By Amanda Rodriguez
The writer is the executive director of TurnAround, a Baltimore-based organization supporting and advocating for survivors of intimate partner violence, sexual violence, and human trafficking for nearly 40 years.
Sex traffickers who exploit children should be punished. Their victims should not. Maryland, however, charges child sex trafficking victims with crimes that are a direct result of their own victimization. In fact, sex trafficked minors in Maryland can be charged, detained, and convicted for the same prostitution that their trafficker demanded. Other charges can be brought for truancy and running away, as well as crimes that are common to street survival like trespassing, fourth-degree burglary, and drug possession.
Current pending Safe Harbor legislation (HB833/SB768), will fix this. TurnAround applauds Delegate Brooke Lierman (D-Baltimore City), Senator Susan Lee (D-Montgomery), and Senator Ron Watson (D-Prince George’s) for sponsoring the legislation. A workgroup established by Governor Lawrence J. Hogan Jr. (R) recommended Safe Harbor protections in 2015. Legislators, service providers, community members and survivors have been advocating for the law for seven years. In March, the House of Delegates approved the bill, and a Senate hearing on that measure was held last week.
Safe Harbor will ensure that these children will no longer be betrayed by the same systems that are supposed to protect them. It will allow children to disclose their victimization and to accept services without the threat of prosecution and punishment. This will, in turn, establish trust between children and law enforcement — leading to stronger cases against traffickers.
TurnAround worked with 40 children who had been sex trafficked in Baltimore City and Baltimore County during our last fiscal year. Statewide numbers are higher. The state’s child protective services received 671 reports of suspected child sex trafficking between 2013 and 2018. And between 2010 and 2020, the University of Maryland SAFE Center reports that there were 110 arrests of minors for prostitution and criminalized vice. Thirty percent of those arrests were children 15 years old and younger. There is no such thing as a child prostitute; sex with a minor is always sex trafficking. Sex with a minor age 15 or younger is also statutory rape. When we charge children this age with prostitution, we are charging them for their own rape.
Sex trafficking is defined as commercial sexual activity — prostitution, pornography, or sexual performance — in exchange for something of value, like money, drugs, shelter, food, or clothes. Traffickers prey on children who have a history of abuse or neglect, who are involved in the child welfare system, or who live in poverty, particularly those who are homeless. Traffickers identify a child’s needs and start to fill them. By offering love, protection, food, shelter, adventure, and opportunity they gain a child’s trust. Sometimes traffickers provide for the victim’s family, as well, further strengthening their manipulative grip on the child. The building of trust, called grooming, can start as early as elementary school.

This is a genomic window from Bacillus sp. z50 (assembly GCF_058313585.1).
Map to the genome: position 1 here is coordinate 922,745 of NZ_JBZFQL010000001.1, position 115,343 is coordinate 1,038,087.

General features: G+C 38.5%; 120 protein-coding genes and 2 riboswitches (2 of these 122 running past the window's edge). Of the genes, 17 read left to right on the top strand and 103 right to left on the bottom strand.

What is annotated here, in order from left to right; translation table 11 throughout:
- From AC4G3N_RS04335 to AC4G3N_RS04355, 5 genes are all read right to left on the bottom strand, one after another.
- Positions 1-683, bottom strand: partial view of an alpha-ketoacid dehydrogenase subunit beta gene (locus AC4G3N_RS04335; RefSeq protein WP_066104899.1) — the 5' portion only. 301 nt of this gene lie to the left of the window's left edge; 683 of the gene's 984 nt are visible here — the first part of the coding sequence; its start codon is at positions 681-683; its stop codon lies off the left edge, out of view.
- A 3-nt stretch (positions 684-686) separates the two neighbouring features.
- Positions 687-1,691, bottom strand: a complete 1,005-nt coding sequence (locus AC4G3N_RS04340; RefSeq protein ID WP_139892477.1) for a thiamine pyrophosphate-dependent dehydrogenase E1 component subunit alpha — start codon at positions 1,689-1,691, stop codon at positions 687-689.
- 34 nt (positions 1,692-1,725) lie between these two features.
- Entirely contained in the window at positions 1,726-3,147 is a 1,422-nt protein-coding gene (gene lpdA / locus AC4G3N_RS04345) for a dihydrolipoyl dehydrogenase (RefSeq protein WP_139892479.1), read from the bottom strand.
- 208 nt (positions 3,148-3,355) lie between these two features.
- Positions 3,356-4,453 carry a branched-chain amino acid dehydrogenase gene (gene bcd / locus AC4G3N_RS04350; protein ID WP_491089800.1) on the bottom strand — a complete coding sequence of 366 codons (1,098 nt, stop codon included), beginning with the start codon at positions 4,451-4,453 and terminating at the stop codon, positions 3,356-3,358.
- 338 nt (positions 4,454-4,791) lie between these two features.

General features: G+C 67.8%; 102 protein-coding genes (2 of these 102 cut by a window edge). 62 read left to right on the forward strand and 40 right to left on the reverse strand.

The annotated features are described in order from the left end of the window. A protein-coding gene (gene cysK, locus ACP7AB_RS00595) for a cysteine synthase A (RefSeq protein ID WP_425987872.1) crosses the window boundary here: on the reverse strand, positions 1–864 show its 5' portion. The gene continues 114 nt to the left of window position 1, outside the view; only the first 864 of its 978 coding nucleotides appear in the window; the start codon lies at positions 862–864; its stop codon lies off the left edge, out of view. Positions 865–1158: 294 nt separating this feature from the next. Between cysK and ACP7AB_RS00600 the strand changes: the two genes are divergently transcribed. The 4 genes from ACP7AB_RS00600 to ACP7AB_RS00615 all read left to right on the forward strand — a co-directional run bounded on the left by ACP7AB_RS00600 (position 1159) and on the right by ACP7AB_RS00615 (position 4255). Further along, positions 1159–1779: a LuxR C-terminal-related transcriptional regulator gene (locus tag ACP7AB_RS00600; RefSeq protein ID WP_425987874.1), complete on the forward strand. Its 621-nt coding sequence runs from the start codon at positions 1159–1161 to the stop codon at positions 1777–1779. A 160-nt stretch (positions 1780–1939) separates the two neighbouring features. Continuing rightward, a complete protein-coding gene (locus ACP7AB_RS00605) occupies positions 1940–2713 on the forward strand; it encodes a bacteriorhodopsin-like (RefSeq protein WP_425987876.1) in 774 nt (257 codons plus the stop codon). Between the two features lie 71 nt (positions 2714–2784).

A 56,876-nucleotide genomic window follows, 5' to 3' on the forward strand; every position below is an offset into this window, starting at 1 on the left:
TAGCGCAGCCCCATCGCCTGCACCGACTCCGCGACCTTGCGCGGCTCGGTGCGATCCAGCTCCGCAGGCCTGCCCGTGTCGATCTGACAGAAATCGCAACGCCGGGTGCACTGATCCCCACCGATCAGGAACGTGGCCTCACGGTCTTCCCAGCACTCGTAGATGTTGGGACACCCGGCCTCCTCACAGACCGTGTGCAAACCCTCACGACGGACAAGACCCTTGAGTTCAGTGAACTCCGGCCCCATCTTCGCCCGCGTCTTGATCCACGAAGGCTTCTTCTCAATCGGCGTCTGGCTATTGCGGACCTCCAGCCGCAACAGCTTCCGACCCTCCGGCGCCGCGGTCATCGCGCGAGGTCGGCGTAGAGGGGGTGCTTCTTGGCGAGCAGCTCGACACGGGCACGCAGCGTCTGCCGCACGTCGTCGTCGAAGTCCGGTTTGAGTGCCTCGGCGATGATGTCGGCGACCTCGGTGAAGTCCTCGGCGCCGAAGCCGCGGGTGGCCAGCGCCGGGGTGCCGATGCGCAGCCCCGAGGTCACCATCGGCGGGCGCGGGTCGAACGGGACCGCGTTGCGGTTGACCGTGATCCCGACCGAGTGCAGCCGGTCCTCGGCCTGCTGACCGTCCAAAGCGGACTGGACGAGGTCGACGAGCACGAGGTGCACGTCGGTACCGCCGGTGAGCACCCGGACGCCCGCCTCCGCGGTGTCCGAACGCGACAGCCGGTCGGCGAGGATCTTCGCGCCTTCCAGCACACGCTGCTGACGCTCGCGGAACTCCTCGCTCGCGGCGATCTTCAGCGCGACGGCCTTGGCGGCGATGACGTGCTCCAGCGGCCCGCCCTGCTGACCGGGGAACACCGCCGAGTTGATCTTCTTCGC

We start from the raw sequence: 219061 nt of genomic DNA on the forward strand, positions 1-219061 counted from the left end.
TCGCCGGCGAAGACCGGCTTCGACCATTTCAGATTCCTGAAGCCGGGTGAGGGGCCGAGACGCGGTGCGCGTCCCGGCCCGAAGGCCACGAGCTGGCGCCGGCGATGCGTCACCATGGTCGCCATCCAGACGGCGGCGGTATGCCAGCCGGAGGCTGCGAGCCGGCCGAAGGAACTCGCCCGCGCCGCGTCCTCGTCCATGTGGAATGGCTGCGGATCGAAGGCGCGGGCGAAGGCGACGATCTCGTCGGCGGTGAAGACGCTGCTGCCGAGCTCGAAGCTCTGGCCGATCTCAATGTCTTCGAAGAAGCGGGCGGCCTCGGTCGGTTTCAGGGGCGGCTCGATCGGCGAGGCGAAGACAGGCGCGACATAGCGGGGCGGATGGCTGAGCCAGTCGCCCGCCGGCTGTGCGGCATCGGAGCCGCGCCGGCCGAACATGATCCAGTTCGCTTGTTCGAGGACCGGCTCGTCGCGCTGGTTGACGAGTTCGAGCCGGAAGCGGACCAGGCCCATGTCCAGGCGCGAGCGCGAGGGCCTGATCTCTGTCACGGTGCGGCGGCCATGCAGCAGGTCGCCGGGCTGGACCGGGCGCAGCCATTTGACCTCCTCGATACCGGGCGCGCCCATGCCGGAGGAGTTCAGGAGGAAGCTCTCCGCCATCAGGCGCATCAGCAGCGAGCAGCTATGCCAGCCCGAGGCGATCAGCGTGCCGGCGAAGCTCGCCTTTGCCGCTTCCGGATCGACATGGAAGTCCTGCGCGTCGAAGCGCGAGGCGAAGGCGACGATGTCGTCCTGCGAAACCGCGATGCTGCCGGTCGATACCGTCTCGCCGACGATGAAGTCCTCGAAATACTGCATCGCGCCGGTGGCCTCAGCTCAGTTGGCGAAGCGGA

This combination of trust and exploitation creates a complex trauma bond. Victims can both love and fear their abuser. Testifying against their trafficker can seem impossible. Prosecutors who want to build cases against traffickers may threaten children with charges to compel their cooperation. As a prosecutor 10 years ago, I did this. I remember one 18-year-old girl who had been subjected to regular torture by her trafficker but nevertheless stood by him. He had convinced her that he was the only one she could trust. She fought me hard. But when I stopped threatening her and instead approached her as a victim and a survivor, the whole dynamic between us shifted. Her trafficker went to jail and she and I remain in regular touch.
Children are asked to talk to and trust prosecutors and law enforcement even when those same authorities can charge them. We can’t have it both ways — of course they’re not interested in participating in a system that could just as easily be used against them. Now, the Maryland States Attorneys Association agrees that threatening children with charges only reinforces the trauma bond. They have added their support for the Safe Harbor bill.
Forty-two other states, plus the District of Columbia, do a better job in their legal response to child sex trafficking, according to the 2021 Shared Hope International annual assessment of how effectively a state’s laws protect child human trafficking victims. Maryland received a grade of F.
New York passed the first Safe Harbor law in 2008. Fourteen years later Maryland still doesn’t have a Safe Harbor law. How many children has the system betrayed in that time?
The Child Sex Trafficking Screening and Services Act of 2019, established the Regional Navigator program that offers trafficked minors access to specialized services for their unique trauma. But while these services are vital, Safe Harbor remains crucial. With this legislation, the state will expand its commitment to sex-trafficked children. Maryland should pass Safe Harbor legislation and stop treating these children like criminals.
Let’s protect the children and put away their predators.